Any resources to connect me to possible leads of finding my sibling?

Jack jent0 answers 19 March 2016 12:16

Well josie Jent is a liar. How did you find out your father has a child in Vietnam since no one in the family talks to you? Is this another one of your ways to try and disgrace your family? You know you haven't talked to anyone in your family in years. I can understand you would love a sibling because you have been dis owned by your family but now you make stuff up? Geez you are a nutter that keeps getting nuttier.
Quote: Josie Jent
I just found out that my dad fathered a child in Vietnam from his tour May 1964 - May 1965. I have information regarding my father's tour, but no details on the child or mother other than where my father was stationed.

Any resources to connect me to possible leads of finding my sibling?

Josie Jent0 answers 29 May 2016 21:34

Dis owning and abandoning their children is a common trait among the Jent men. Hopefully this one will get his due inheritence and financially compensated before its too late.

Jimmy Miller0 answers 7 August 2016 23:13

To whom it may concerns,

My name is Jimmy Miller. I am a founder of Amerasians Without Borders - a non-profit organization group based in Washington States. Currently, we have been giving free DNA tests for the last (400) Amerasians who are still living in Vietnam because their visas to the US, their fatherland, were denied by the US consulate in Ho Chi Minh City, Vietnam.
We are asking for your advices as to who in Congress the AWB should contact so they can become aware about those remaining Amerasians who wish to come to the US under the Amerasian Homecoming Act. Those Amerasians were born to American fathers who served during the Vietnam War in 1960’s-1970’s but unfortunately they no longer kept or have any documents to prove that their fathers are/were Americans due to the discrimination in Vietnam.

I understand that the U.S government is still spending millions of dollars in Vietnam to look for the remains of those MIA even the Vietnam War had ended more than 41 years ago. I strongly believe that the U.S government should bring home all their people, confirmed dead or alive, for closure, and therefore it should be including those Amerasians because they are the Vietnam War veterans’ children.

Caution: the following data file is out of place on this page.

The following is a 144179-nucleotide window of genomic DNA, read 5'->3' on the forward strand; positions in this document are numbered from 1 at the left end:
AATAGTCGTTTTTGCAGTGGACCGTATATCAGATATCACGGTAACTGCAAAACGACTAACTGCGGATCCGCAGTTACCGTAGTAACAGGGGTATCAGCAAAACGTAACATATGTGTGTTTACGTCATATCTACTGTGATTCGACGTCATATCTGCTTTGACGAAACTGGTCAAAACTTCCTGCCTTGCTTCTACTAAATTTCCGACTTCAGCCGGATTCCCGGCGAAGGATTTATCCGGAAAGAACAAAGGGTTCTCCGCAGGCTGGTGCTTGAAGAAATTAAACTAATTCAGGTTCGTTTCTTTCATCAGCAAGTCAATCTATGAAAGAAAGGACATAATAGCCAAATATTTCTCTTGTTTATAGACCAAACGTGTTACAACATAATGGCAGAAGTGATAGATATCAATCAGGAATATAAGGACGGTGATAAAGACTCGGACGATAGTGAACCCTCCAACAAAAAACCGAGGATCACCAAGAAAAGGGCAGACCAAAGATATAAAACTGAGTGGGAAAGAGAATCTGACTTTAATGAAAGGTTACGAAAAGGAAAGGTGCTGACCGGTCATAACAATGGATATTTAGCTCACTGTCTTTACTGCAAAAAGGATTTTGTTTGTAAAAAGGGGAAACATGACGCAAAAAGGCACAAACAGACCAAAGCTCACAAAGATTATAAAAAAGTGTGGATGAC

While diversity is great for our country and the government has vetted and accepted hundreds of thousands refugees from all over the world to the US each year, including ten of thousand refugees from Syria currently, but the government has not allowed the remaining Amerasians to come to the US because they could not prove who are their fathers.

Those Amerasians’ fathers could be amongst those MIA or amongst those 58,000 men who sacrificed their lives for our freedom and their names are sadly engraved on the Vietnam Veteran Memorial Wall. How ironic that the American veteran’s children and their grandchildren have been suffering greatly in Vietnam in the past 41 years.
I know Senators and U.S Representatives care deeply about the veteran issues and we are desperately asking for your help and support. We are willing to meet any of you either at the office in Washington D.C. or in your own State as much as needed regarding the Amerasians’ DNA analysis results.

Again, thank you so much for your consideration for those unfortunate Amerasians a last chance. I wish you nothing but best wishes and thank you for your services.

Highest regards,

Jimmy Miller
Founder of Amerasians Without Borders

Jennifer Bullard0 answers 9 November 2016 20:23

I am trying to locate a possible half brother from Vietnam. My father served in Vietnam 1969-1970, his name was Wayne Glassey. He was dating a woman from Vietnam and when he retuned to the states, years later he received a letter from her which included a picture of herself and a son sitting on her lap. She wrote stating the child was his. By this time, my father was married to my mother and, unfortunately, he didn't follow up on it.
He passed away in 2009 and before his passing he asked me to follow up on this because it was one of his biggest regrets.
I have little information on her and even less on the child. He could only tell me how the mothers name sounded which was Vo Thi Chi Nguyen. I am not sure of the spelling.
My father was a cook and was stationed in Da Nang and Qui Nhon.
I have already contacted Brian Hjort with but that has hit a dead end. Is there a list with names of the immigrants who came to the U.S via the Amerasian Homecoming Act?
Is there another avenue to research?
I appreciate any and all assistance.


Mindy Millwee Nguyen0 answers 13 December 2016 00:01

Dear Josie Jent,
You can do dna test on . Hopefully you can find your sibling form that because a lot of Amerasian are on that system to find their father and roots.
Good luck,
Mindy Millwee Nguyen
PS; I just found my dad and roots from that website.